Express Eye: The mad rush for tiger sightings

This week's Eye is a travel special on forests. So take out time of your urban jungles to explore the mysteries of the real jungleland.

By: Express Web Desk | New Delhi | Updated: December 20, 2015 4:21 pm
India is estimated to be home to around 70% of the world's tigers. India is estimated to be home to around 70% of the world’s tigers.

Today, in the mad rush for “tiger sightings”, most of India’s wildlife tourism has been channelled to what we sometimes call “star reserves” — Ranthambore, Corbett, Kanha, Bandhavgarh. Sadly, the obsession with a “guaranteed tiger sighting” and getting that perfect tiger image in this DSLR age has made most tourists and wildlife photographers forget the sheer joy of experiencing a forest — that incredible feeling of being one with nature and all its myriad creatures. This week’s Eye is a travel special on forests. Explore the mysteries and stories of the real jungleland.

Mad rush: A tiger on my trail
To those who are willing to brave the hardships involved in travelling to obscure forests where no luxury resorts mushroom, where often a lone chowkidaar manning a rustic forest rest house is the only human soul around for miles, where you must carry all your food supplies, where water must be fetched from the nearest nullah or a well (if you are lucky!), the forest rewards them with a glimpse of its undiscovered jewels and an experience of a lifetime. I am among those lucky few to have had such an experience some years ago in a little-known wildlife sanctuary in Madhya Pradesh.

Tiger sighting: An encounter in the woods
A flash of yellow streaked through the lush greenery that enveloped us. I strained my neck to get a glimpse of the unlikely episode unfolding in front of our jeep. It was a tiger, walking nonchalantly along the thick woods of Biligiri Ranganatha Swamy Temple Wildlife Sanctuary situated in BR Hills of Karnataka, 86 km from Mysore. This little-known wildlife sanctuary is home to at least 44 tigers, 75 leopards, 600 elephants but it’s not easy to get a glimpse of the fauna because of the limited safari tracks and hilly landscape.

Forest essential: Why Mumbai’s Sanjay Gandhi National Park is a blessing
At a time when India, and the world, reel from the impact of human-made chaos resulting in drought, floods and unbreathable air, green expanses like the SGNP assume greater importance. As Debi Goenka, who leads the Conservation Action Trust (CAT) points out, this forest is one of the two things that protects Mumbai from the fates of Delhi and Chennai.

At home with the lions
Bhushan Pandya has been shooting and documenting the Gir National Park and Sanctuary, the last abode of Asiatic lions in the world, in Saurashtra region of Gujarat for the last three decades. In 1996, a photograph he shot of a a lioness in the backdrop of the sea provided evidence that Asiatic lions had also made the coastline of Sutrapada their home. Now 60, and nearly crippled by a road accident, the photographer still returns to his beloved forest.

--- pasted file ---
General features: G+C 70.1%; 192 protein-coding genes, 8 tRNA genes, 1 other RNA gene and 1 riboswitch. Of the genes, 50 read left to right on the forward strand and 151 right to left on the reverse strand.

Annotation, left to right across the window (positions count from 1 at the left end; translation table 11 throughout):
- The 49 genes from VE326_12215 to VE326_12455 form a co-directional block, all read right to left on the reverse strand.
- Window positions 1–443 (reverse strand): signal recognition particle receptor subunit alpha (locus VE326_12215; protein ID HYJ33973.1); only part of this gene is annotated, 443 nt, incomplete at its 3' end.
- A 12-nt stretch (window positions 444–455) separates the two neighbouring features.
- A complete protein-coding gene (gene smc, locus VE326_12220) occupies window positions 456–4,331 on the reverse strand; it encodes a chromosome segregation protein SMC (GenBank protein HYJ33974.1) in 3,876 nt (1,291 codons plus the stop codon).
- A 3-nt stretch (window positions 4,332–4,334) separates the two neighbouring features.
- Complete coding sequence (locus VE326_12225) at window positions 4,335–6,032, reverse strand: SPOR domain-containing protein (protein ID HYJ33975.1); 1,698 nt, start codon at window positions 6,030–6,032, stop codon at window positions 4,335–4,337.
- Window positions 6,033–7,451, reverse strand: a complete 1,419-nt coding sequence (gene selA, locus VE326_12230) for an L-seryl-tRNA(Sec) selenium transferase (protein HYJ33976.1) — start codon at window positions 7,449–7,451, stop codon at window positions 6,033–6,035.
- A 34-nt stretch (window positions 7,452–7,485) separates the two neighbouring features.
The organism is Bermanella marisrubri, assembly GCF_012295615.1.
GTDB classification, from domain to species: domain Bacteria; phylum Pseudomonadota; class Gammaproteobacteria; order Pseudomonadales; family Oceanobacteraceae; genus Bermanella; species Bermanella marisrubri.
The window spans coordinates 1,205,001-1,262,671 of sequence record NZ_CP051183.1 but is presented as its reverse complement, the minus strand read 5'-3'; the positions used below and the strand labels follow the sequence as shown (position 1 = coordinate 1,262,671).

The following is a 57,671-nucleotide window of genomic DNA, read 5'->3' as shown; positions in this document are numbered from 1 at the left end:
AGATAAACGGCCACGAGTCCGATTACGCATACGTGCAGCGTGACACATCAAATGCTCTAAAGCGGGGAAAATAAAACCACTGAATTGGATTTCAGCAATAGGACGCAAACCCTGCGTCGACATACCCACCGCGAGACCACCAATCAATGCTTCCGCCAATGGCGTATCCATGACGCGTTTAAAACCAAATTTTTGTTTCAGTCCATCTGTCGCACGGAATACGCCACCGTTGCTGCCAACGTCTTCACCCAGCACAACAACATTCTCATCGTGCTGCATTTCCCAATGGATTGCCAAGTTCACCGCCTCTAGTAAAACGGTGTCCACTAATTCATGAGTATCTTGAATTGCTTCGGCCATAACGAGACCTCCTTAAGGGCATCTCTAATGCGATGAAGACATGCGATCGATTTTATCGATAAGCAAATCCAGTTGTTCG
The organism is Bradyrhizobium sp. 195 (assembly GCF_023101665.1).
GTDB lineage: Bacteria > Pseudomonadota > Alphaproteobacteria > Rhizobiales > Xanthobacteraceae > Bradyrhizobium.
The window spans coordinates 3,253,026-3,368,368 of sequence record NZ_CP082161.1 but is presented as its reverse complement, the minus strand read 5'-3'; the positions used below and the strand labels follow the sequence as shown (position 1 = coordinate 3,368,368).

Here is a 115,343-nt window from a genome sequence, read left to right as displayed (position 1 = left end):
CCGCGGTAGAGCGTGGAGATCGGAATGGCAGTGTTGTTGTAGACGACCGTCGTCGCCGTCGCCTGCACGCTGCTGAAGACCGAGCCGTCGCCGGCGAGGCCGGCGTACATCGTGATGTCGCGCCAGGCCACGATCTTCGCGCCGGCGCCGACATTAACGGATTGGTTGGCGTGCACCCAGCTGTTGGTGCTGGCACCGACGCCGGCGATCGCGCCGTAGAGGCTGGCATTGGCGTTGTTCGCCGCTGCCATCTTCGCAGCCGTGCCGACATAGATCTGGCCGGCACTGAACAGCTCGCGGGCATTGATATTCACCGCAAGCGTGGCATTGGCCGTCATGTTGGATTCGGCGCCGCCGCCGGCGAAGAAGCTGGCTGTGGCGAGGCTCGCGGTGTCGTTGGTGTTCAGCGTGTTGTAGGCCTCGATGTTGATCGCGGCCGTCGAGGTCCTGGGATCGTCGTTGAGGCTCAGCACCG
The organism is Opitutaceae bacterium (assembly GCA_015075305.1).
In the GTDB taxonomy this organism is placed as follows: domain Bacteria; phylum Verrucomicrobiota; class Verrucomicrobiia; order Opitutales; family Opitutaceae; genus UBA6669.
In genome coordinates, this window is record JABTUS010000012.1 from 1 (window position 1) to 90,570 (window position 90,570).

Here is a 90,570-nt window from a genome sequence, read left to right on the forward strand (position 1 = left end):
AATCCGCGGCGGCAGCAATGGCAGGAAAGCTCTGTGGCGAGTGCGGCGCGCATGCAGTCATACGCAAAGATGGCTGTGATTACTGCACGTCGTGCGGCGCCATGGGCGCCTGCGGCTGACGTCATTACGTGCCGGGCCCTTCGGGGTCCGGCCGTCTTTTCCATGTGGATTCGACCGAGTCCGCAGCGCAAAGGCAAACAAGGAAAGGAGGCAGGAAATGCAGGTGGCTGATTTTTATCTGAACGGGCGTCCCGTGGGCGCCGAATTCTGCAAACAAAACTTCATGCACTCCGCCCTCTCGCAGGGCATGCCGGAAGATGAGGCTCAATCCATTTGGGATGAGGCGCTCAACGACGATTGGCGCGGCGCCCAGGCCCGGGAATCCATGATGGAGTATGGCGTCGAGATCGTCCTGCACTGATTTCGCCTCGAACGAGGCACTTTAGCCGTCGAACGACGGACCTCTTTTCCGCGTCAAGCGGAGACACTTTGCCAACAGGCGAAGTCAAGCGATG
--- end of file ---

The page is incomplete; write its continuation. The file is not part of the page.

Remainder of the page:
Arunachal Pradesh: Hold on, it’s going to be a bumpy ride
Arunachal is “magical”, “mystical”, “wild” and the “final frontier” on travel websites and guide books. It’s all that and much more. The natural beauty of its green valleys, mighty rivers and rugged snow-capped peaks with a mind-boggling diversity of tribes and their cultures make it the ultimate destination for people of all interests.

Cochin State Forest Tramway: Here ran the timber train
Until 2013, visitors could enjoy the Tramway Trek, a two-day guided walk arranged by the Kerala forest department, to explore a section of the remnant tramway. With the forest declared a tiger reserve in 2009, pressure mounted to stop the trek as parts of it fell in the core area. I was fortunate to visit it in 2011 just before it was discontinued. Driving past Tamil Nadu’s Top Slip, our group of four crossed the state border into Kerala, where the forest staff allowed us in after an exhaustive search for contraband.

Into the wild: Leaves out of a Venezuelan forest
One could never know what a forest walk would bring, but almost always, it was rewarding. Drunken butterflies, killer frogs and the elusive jaguar – a doctorate project in the forests of tropical Venezuela turns out to be an adventure of a lifetime.

Sariska Tiger Reserve: The cat on the roof
In Sariska, visitors whom the tiger eludes take home memories of its pugmarks. They are found in the dust of the forest trails, each helpfully circled by the tip of a human forefinger. The guide who finds them considerately leaves his mark for the benefit of his peers, and the truckloads of visitors they bring in every day to harass the local fauna

The call of the night
A mansion in the middle of wilderness, the hour of dusk, and the rustle of the wind in the trees. Forests have always inspired the human mind to explore the paranormal. Author Kankana Basu talks about how listening to ghost stories in her childhood awakened in her an insatiable hunger for the paranormal and led to pen down the book Lamplight: Paranormal Stories from the Hinterlands.

Window to the great outdoors
For city-bred souls, apart from cooling and cleansing the air, urban forests offer a glimpse of the wonders that the wilderness has to offer. And as it’s usually city folk who are deciding the fate of our “real” big-daddy forests, once they learn to appreciate this, hopefully they’ll want to protect those.

Book by the brook: The best ones to read in leisure
Planning a visit to a wildlife sanctuary? These books will immediately transport you to wonderland after your day safari. Pick one, you will love it.

The reel jungle
Now, while we are talking about jungles, how can movies that captured the spirit of nature be left behind? Here are a few movies that you should definitely watch.

 

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